November 17, 2015
You’ve been on my mind all week, since I learned of your arthritis diagnosis. In the same week, a dear friend lost her sister to cancer.
A couple of letters ago, I talked about the shiny upside of midlife, the ushering-in of a life stage rich in professional opportunity and success. Here, though, we have the dark side of the midlife coin, where things start to go wrong with kids, marriages, aging parents, and our own surprisingly fragile health.
You will, of course, address this challenge with your characteristic grit. But I so wish that you didn’t have to. I know you will tell me if there is anything I can do, at any time, to help you.
I have news of my own. I’ve started…dating.
I was never very adept at dating, truthfully. In fact, I managed to avoid dating entirely in high school, then Macgyvered a few university hook-ups into relationships, and then went to law school and married a classmate. And now I’m going out for coffee with strangers, and remembering why it was easier to do this in university, surrounded by packs of friends and fortified with bad beer.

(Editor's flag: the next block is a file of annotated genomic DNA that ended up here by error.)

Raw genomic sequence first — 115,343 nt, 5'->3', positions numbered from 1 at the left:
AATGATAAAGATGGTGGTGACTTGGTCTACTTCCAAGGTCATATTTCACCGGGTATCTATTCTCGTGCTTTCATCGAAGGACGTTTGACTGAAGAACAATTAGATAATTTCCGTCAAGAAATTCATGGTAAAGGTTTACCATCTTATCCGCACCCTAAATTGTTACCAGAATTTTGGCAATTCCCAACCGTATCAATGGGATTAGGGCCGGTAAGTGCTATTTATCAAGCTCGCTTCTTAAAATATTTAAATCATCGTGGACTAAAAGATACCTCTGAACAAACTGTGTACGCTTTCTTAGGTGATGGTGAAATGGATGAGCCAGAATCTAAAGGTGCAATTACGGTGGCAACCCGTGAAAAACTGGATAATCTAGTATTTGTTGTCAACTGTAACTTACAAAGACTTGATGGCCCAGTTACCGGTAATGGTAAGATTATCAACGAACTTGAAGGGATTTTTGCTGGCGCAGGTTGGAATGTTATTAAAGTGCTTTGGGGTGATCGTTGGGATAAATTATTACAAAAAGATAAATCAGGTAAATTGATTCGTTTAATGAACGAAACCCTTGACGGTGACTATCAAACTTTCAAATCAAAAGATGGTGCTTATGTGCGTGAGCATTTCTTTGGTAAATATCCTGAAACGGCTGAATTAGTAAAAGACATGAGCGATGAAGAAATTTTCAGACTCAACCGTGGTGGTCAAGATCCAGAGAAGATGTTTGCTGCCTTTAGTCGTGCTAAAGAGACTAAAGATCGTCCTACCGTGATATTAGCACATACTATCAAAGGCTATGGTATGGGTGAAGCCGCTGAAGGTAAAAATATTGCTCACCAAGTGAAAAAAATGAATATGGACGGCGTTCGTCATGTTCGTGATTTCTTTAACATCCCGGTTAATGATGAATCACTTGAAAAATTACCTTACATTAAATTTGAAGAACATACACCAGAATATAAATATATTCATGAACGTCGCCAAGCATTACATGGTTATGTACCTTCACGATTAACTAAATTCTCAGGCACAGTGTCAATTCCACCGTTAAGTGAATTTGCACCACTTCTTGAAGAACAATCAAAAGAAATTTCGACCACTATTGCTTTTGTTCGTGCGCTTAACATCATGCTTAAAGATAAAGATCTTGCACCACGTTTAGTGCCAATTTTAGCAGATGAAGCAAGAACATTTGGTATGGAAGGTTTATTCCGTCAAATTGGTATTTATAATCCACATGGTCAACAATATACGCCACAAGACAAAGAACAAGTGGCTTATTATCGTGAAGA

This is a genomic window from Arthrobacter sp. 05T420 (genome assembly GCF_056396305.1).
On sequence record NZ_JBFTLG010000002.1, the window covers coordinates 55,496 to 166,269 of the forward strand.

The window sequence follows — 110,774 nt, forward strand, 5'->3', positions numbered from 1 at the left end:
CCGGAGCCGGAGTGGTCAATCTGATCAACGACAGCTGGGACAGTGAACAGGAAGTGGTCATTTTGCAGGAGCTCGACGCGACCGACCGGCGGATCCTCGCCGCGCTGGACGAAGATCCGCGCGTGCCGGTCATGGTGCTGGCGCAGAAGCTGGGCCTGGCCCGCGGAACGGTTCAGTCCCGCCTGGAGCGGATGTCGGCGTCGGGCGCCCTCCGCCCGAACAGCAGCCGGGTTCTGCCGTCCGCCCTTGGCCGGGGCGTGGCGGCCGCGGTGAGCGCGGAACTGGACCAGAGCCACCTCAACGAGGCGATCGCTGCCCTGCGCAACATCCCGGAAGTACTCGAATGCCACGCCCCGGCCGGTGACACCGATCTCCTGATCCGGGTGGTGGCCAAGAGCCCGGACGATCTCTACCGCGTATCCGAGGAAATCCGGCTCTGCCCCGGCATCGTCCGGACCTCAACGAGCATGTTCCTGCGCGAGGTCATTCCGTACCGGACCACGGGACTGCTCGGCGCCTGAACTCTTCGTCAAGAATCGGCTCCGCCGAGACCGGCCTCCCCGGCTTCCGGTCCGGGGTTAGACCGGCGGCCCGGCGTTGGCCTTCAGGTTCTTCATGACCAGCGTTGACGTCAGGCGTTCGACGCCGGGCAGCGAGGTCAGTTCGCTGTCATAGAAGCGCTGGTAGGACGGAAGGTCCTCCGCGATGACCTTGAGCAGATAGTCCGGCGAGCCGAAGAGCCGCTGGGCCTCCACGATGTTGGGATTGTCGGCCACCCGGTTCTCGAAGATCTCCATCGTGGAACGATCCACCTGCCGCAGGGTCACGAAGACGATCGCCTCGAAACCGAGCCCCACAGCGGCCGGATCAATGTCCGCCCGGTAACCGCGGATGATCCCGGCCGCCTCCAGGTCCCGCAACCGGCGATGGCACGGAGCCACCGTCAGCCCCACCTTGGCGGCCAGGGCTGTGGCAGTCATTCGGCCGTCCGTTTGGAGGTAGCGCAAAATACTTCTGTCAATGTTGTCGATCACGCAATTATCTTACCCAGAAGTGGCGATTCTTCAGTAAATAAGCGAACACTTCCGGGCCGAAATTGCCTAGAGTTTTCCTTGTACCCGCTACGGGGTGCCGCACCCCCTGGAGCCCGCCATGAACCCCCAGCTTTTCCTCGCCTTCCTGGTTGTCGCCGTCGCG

It is also, I have to say, a total paradigm shift to date without any objective other than companionship. I’m not looking for a father for my children (they have one, and I’m done birthing babies). I don’t need a financial partner. And I’m not trying to assess potential, as we all had to do back in our twenties. We’re fully formed adults now, most of us having been through at least one brutal life experience. We know who we are.
And we’re online.
My god, Reva, the brave not-so-new world of online dating, that has such people in it! I am learning so much, about myself most of all. Because I am an extremely nice person, I will say no more than this: it is a whole book of its own.
And it would be a shame to waste good material.
With lots of love,